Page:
‘One of your best ever learning experiences’

Strange to say, I am struggling with this.  Perhaps it’s because so much of my learning has been self-directed as an independent researcher, and I haven’t been in a classroom situation for a while.  I’ve twice attempted to learn Gaelic in a class setting, once joining in BA Scottish Music students, and once at local authority evening classes at the Gaelic School – but neither of those experiences would make it into my “top ten” of learning experiences.  The first was, unfortunately, just a more conversational approach than I have been used to for learning languages – that, combined with the fact that it meant studying through my lunchbreak once a week, which wasn’t ideal.  The second attempt would have been okay if there hadn’t been a succession of teachers, and some very icy weather at night.  And in both instances, although I really did want to learn, I think my timing was bad.  I should have known that my learning goes in waves, and after I’d just finished the PhD, perhaps it wasn’t the best time to start learning a language.  Maybe I’ve learned several lessons from all this, but more about how I don’t learn, than how I do.

Image
Christine Lagarde official portrait, from Wikipedia

On the other hand, a few weeks ago we watched Christine Lagarde, Managing Director of the International Monetary Fund, give a televised speech.  Despite the fact that I have no interest in the IMF and had never heard of Christine Lagarde before, her public speaking was electrifying.  It was her delivery that so impressed me – to be so fluent, and so able to command attention, is a great gift, and I would love to watch some more of her presentations for that alone, quite apart from talking about the IMF!  Her timing was incredible. She looked all round her audience.  There was no hesitation, and if she had notes, you would never have known.  So, it was unintended learning for me, and if I was to think about the learning context, it was probably this: I had the time to listen and pay attention.  The speaker was excellent.  And probably most importantly, from an educational point of view, she was doing something that I was motivated to learn – I’m very interested in public speaking.  Clearly, the best learning is going to take place when the learner has a need to learn. As Phil Race says, two of the five factors underpinning successful learning are wanting and needing to learn.

However, I have to concede that this was probably not the kind of learning experience that I have been asked to reflect upon, and I would need to study her delivery in more detail to learn more from it.  Also, Race’s other points of ‘learning from feedback’, and ‘learning by doing’ were not present, though the fifth one, ‘making sense’ was arguably there, because I have attended seminars about public speaking before, and Lagarde did demonstrate many of the best practice principles that I already knew about.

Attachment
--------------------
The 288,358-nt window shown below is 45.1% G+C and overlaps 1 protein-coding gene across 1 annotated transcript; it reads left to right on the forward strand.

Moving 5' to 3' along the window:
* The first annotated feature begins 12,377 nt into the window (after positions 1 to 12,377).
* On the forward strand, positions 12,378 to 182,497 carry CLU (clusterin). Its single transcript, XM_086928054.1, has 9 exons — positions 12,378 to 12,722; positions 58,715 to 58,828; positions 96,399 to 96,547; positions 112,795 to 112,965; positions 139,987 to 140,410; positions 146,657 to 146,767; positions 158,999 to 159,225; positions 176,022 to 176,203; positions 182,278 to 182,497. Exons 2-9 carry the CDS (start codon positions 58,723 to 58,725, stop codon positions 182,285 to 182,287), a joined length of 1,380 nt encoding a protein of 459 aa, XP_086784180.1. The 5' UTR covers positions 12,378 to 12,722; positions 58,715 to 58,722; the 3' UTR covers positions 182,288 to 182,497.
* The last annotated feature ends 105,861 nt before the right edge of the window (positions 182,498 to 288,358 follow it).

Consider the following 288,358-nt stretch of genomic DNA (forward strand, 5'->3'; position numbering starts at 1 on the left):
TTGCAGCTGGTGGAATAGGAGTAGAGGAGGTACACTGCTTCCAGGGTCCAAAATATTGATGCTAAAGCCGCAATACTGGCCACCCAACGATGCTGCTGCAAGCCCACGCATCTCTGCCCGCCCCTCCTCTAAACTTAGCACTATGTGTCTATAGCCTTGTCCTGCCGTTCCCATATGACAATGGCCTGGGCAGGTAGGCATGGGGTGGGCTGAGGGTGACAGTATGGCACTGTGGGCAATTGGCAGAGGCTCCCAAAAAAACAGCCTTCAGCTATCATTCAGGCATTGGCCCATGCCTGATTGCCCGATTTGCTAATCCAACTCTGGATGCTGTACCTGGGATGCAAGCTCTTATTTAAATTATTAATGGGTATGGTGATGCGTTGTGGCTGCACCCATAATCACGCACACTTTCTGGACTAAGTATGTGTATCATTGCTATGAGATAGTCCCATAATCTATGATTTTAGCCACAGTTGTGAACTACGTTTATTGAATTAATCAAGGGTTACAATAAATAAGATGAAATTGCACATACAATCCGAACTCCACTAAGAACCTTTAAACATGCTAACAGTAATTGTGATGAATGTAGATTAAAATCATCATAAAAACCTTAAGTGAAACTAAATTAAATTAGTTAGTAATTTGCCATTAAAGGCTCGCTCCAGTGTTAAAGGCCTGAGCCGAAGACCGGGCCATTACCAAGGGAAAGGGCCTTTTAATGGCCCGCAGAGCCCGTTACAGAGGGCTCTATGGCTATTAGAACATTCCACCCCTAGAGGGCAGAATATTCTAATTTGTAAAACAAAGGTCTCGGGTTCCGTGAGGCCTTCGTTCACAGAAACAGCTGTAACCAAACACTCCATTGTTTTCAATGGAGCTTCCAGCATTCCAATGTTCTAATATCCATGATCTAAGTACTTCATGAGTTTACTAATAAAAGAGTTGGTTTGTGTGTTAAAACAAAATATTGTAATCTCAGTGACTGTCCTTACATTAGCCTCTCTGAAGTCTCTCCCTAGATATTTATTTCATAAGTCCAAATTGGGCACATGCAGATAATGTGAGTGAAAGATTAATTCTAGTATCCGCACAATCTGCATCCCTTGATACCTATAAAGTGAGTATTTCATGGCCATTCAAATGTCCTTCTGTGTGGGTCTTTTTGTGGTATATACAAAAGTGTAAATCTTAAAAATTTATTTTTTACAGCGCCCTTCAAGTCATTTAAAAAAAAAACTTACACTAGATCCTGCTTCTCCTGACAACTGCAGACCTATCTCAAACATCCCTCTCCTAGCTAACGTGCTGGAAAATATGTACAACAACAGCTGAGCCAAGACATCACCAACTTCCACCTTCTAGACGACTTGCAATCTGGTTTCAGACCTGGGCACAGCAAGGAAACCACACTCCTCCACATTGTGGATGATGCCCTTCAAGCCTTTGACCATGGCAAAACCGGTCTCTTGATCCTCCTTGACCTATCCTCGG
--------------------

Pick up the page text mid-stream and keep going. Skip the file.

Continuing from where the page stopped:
And now some more reflective reading!

This article comes from a Newsletter published by Newcastle University: Newsletter 01.6, specifically written for MEDEV, School of Medical Sciences Education Development, Faculty of Medical Sciences, Newcastle University, NE2 4HH.  I’ll print it out so that I can refer back to it.

Focus: Becoming a reflective practitioner

Reflection and reflective practice are two of the key buzzwords in professional and education practice at present. But what exactly do we mean by these …

http://www.medev.ac.uk/newsletter/article/32/Authors: Prof. David Brigden; Mr Nigel Purcell.

The authors cite S. Atkins and K. Murphy’s ‘Stages in reflective practice’, which go into a little more depth in defining the process of critical incident, reflection and ultimately changed practice:-

1. Self awareness

2. Description

3. Critical Analysis

4. Synthesis

5. Evaluation

Conclusion

 

Time for some Reading

I did manage to read Paul Warwick’s ‘Reflective Practice: some notes on the development of the notion of professional reflection’, during today’s lunch-break. However, I’ve wasted quite a bit of my free time feeling ill with migraines this past week, so I haven’t read as much as I’d intended.  I’ll write a few thoughts about the Warwick reading and then maybe I’ll find time to look at some of the other materials tomorrow.  (I’ve found the Reflective Practice wiki – the ‘What is reflective practice’ topic looks relevant, though the sheer extent of it is a bit mind-boggling – and I thought I’d also look at the link, ‘Focus: Becoming a Reflective Practitioner’.  If I get through all that, I’ll be doing well!)

So, first to the Warwick article:-

Warwick, P. (2007) Reflective practice: some notes on the development of the notion of professional reflection

Available at  http://escalate.ac.uk/downloads/3573.pdf

The e-tivities for this week ask us to consider Zeichner and Liston’s 5 key features of reflective teaching (1996), which Warwick summarises  in his chapter.   These are just two of the more recent educators whose work is summarised, for Warwick begins with J. Dewey’s theories from the early 20th century.  Indeed, the overview examines so many authorities that it is a little overwhelming for the emerging teaching artist!